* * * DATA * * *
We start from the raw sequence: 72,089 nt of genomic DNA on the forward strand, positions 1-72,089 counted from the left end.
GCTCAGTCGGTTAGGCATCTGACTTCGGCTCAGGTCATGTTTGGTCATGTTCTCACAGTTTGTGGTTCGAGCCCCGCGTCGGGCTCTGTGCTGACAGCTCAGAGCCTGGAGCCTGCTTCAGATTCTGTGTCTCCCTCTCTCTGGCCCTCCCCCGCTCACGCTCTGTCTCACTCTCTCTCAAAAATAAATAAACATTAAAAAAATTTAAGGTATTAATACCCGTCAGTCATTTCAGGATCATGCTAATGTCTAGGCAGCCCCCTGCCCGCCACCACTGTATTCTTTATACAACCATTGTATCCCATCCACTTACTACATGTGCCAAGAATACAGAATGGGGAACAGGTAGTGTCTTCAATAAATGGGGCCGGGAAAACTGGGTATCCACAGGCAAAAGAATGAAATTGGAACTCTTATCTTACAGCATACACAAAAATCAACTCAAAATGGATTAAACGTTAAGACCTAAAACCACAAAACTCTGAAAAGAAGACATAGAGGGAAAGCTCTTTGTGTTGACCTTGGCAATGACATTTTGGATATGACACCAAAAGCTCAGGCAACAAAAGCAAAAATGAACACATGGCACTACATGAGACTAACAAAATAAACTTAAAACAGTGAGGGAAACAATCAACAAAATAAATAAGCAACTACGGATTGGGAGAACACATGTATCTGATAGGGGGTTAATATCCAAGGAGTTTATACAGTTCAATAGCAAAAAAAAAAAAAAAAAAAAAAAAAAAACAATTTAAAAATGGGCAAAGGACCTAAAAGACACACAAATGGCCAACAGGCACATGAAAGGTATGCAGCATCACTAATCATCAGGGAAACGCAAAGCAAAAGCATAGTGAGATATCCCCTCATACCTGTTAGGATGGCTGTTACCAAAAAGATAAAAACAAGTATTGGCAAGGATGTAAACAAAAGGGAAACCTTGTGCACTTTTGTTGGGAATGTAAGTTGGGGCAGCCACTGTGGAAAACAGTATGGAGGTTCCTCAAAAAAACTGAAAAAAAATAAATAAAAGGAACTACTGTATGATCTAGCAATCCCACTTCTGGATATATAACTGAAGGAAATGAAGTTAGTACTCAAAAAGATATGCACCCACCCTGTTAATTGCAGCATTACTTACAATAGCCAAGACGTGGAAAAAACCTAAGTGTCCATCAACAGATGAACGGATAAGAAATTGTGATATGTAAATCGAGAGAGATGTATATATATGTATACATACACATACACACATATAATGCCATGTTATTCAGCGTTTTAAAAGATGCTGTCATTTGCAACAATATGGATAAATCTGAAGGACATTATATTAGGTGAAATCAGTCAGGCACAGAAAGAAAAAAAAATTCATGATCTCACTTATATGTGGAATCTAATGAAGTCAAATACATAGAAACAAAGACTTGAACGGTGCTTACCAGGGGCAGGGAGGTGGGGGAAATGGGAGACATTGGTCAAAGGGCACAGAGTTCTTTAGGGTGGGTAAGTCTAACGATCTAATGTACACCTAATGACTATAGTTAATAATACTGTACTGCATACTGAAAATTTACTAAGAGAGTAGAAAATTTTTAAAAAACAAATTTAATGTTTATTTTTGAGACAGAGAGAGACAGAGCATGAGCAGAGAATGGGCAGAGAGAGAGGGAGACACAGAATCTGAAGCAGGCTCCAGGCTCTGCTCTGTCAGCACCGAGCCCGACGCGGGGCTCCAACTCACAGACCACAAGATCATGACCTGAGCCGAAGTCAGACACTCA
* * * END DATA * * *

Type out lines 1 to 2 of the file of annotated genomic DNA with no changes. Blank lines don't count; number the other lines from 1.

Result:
We start from the raw sequence: 72,089 nt of genomic DNA on the forward strand, positions 1-72,089 counted from the left end.
GCTCAGTCGGTTAGGCATCTGACTTCGGCTCAGGTCATGTTTGGTCATGTTCTCACAGTTTGTGGTTCGAGCCCCGCGTCGGGCTCTGTGCTGACAGCTCAGAGCCTGGAGCCTGCTTCAGATTCTGTGTCTCCCTCTCTCTGGCCCTCCCCCGCTCACGCTCTGTCTCACTCTCTCTCAAAAATAAATAAACATTAAAAAAATTTAAGGTATTAATACCCGTCAGTCATTTCAGGATCATGCTAATGTCTAGGCAGCCCCCTGCCCGCCACCACTGTATTCTTTATACAACCATTGTATCCCATCCACTTACTACATGTGCCAAGAATACAGAATGGGGAACAGGTAGTGTCTTCAATAAATGGGGCCGGGAAAACTGGGTATCCACAGGCAAAAGAATGAAATTGGAACTCTTATCTTACAGCATACACAAAAATCAACTCAAAATGGATTAAACGTTAAGACCTAAAACCACAAAACTCTGAAAAGAAGACATAGAGGGAAAGCTCTTTGTGTTGACCTTGGCAATGACATTTTGGATATGACACCAAAAGCTCAGGCAACAAAAGCAAAAATGAACACATGGCACTACATGAGACTAACAAAATAAACTTAAAACAGTGAGGGAAACAATCAACAAAATAAATAAGCAACTACGGATTGGGAGAACACATGTATCTGATAGGGGGTTAATATCCAAGGAGTTTATACAGTTCAATAGCAAAAAAAAAAAAAAAAAAAAAAAAAAAACAATTTAAAAATGGGCAAAGGACCTAAAAGACACACAAATGGCCAACAGGCACATGAAAGGTATGCAGCATCACTAATCATCAGGGAAACGCAAAGCAAAAGCATAGTGAGATATCCCCTCATACCTGTTAGGATGGCTGTTACCAAAAAGATAAAAACAAGTATTGGCAAGGATGTAAACAAAAGGGAAACCTTGTGCACTTTTGTTGGGAATGTAAGTTGGGGCAGCCACTGTGGAAAACAGTATGGAGGTTCCTCAAAAAAACTGAAAAAAAATAAATAAAAGGAACTACTGTATGATCTAGCAATCCCACTTCTGGATATATAACTGAAGGAAATGAAGTTAGTACTCAAAAAGATATGCACCCACCCTGTTAATTGCAGCATTACTTACAATAGCCAAGACGTGGAAAAAACCTAAGTGTCCATCAACAGATGAACGGATAAGAAATTGTGATATGTAAATCGAGAGAGATGTATATATATGTATACATACACATACACACATATAATGCCATGTTATTCAGCGTTTTAAAAGATGCTGTCATTTGCAACAATATGGATAAATCTGAAGGACATTATATTAGGTGAAATCAGTCAGGCACAGAAAGAAAAAAAAATTCATGATCTCACTTATATGTGGAATCTAATGAAGTCAAATACATAGAAACAAAGACTTGAACGGTGCTTACCAGGGGCAGGGAGGTGGGGGAAATGGGAGACATTGGTCAAAGGGCACAGAGTTCTTTAGGGTGGGTAAGTCTAACGATCTAATGTACACCTAATGACTATAGTTAATAATACTGTACTGCATACTGAAAATTTACTAAGAGAGTAGAAAATTTTTAAAAAACAAATTTAATGTTTATTTTTGAGACAGAGAGAGACAGAGCATGAGCAGAGAATGGGCAGAGAGAGAGGGAGACACAGAATCTGAAGCAGGCTCCAGGCTCTGCTCTGTCAGCACCGAGCCCGACGCGGGGCTCCAACTCACAGACCACAAGATCATGACCTGAGCCGAAGTCAGACACTCA